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A New Health Care Survey and the Affordable Care Act

A look at a new survey from PricewaterhouseCoopers (PWC) and how reforms of our health care system will affect costs.

Today, a new survey from PricewaterhouseCoopers (PWC) looks at the cost of health care and to no one’s surprise, finds that costs are rising. But the survey also notes that the Affordable Care Act has the potential to help bring down health care costs. Here are a few things to keep in mind as you are reviewing the study:

  • Timing is everything. The survey was done in the first quarter of 2010 – before the Affordable Care Act was enacted and highlights some of the problems the Act was designed to address
  • Praise for the new law. PWC officials note that the Affordable Care Act “could bring significant new cost savings opportunities for employers and payers as well as new choices and transparency for workers buying insurance” and that it is “designed to reduce costs and improve efficiency."  PWC officials also note that increasing the number of Americans with insurance will help reduce shifting costs from employers to employees. And the new health insurance exchanges can help create new opportunities to bring down costs. 
  • The Affordable Care Act helps solve important problems and strengthen the health care system for all of us. Several provisions of the Affordable Care Act are designed to address the very issues raised by this report. For example:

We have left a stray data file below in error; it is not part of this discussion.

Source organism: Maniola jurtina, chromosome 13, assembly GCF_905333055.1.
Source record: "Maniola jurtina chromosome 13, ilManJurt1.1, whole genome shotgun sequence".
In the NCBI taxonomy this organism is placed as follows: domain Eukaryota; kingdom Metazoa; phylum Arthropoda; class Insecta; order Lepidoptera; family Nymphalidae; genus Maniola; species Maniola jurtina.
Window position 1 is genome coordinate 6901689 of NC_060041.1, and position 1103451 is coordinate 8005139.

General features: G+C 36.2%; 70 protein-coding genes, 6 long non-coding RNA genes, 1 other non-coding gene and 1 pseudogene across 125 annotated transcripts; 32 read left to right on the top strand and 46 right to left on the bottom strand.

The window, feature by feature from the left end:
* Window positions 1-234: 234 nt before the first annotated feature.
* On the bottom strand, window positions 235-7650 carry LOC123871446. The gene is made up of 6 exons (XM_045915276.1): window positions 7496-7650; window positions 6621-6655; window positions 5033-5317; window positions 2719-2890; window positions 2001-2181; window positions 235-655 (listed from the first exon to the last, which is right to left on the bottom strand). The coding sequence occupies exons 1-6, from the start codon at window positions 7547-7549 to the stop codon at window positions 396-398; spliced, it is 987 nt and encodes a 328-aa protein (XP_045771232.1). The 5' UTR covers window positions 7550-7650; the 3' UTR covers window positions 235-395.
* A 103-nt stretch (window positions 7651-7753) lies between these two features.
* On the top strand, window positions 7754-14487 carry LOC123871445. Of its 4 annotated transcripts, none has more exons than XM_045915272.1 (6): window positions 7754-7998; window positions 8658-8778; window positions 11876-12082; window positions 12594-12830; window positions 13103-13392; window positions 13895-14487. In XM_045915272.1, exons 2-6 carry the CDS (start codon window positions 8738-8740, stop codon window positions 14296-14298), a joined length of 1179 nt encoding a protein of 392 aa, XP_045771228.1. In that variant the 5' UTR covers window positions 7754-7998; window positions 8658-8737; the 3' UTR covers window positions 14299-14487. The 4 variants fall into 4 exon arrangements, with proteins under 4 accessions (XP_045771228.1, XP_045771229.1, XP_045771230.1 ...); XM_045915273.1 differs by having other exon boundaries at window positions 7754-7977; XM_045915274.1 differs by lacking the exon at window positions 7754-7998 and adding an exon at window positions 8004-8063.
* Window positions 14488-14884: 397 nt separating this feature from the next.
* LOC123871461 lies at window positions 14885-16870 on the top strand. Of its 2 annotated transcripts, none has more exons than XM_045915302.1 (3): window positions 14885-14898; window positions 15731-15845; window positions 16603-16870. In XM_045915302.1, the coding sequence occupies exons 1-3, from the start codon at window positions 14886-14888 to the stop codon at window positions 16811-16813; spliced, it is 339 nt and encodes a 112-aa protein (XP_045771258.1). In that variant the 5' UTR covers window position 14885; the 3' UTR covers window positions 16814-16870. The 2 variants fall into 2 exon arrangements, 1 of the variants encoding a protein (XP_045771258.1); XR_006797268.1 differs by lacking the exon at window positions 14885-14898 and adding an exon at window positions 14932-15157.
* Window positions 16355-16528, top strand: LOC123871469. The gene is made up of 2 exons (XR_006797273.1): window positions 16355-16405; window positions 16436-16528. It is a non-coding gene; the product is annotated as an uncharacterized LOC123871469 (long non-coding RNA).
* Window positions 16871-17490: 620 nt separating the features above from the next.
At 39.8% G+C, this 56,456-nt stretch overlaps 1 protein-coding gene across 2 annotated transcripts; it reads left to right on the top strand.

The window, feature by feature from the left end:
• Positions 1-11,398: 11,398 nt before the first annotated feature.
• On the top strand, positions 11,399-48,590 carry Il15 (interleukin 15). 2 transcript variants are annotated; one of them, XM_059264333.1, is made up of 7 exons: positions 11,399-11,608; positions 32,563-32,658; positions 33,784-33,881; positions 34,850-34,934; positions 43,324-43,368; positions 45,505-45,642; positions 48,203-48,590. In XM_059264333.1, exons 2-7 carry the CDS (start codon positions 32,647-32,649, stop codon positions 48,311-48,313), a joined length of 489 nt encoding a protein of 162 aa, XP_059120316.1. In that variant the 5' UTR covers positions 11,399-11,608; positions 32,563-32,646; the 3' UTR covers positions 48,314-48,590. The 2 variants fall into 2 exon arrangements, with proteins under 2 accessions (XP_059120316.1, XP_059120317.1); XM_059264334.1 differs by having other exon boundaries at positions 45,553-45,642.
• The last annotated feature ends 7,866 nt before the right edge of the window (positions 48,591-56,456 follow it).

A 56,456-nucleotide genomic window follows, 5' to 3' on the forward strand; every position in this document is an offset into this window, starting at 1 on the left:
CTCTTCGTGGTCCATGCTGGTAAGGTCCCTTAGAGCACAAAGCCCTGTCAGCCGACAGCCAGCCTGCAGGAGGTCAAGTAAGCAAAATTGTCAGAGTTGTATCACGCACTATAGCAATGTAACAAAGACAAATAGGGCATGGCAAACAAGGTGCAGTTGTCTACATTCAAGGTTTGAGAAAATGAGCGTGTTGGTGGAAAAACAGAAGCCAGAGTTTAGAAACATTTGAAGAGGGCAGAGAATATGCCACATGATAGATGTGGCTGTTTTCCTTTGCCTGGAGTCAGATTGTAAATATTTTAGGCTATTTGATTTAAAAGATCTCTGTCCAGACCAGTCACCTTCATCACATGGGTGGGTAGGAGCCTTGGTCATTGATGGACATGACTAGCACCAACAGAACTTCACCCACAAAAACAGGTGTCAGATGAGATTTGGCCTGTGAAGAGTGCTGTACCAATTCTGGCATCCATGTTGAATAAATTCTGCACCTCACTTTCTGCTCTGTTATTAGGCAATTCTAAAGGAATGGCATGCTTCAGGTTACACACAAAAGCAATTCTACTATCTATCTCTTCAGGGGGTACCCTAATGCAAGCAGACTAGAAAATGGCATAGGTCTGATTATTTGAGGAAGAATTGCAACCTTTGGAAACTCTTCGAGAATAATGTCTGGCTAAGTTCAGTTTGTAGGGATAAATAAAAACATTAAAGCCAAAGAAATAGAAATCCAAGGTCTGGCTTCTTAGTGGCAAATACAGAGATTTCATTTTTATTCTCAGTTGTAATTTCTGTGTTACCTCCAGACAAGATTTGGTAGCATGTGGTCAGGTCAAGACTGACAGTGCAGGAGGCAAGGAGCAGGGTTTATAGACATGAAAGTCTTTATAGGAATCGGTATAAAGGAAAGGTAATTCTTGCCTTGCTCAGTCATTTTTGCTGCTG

• Market reforms that limit cost-sharing in new job-based plans and discourage unreasonable premium increases will help keep prices down for businesses and their employees.
    • Premium review grants that provide incentives to states to review health insurance premium increases before they take effect.
    • An early retiree reinsurance program to encourage employers to maintain coverage essential to retirees not yet eligible for Medicare will provide $5 billion to businesses to make it easier for them to cover retirees.
    • Delivery system reforms will help improve the quality of care and decrease costs by paying for the quality of care, not the quantity of care.

The Affordable Care Act is less than three months old, but it is well on the way to making the health care system better for all of us. The President has directed his implementation team to extend coverage to young adults early, and most insurance companies are already extending coverage.  Small businesses are already taking advantage of the small business tax credit, the first round of  $250 rebate checks to seniors who have hit the prescription drug donut hole have been mailed, and the employee retiree reinsurance program has been implemented before the law requires. In the weeks and months ahead, we will continue to implement the law carefully to help make health care affordable and accessible for all Americans and give Americans more control over their own care.

Stephanie Cutter is Assistant to the President for Special Projects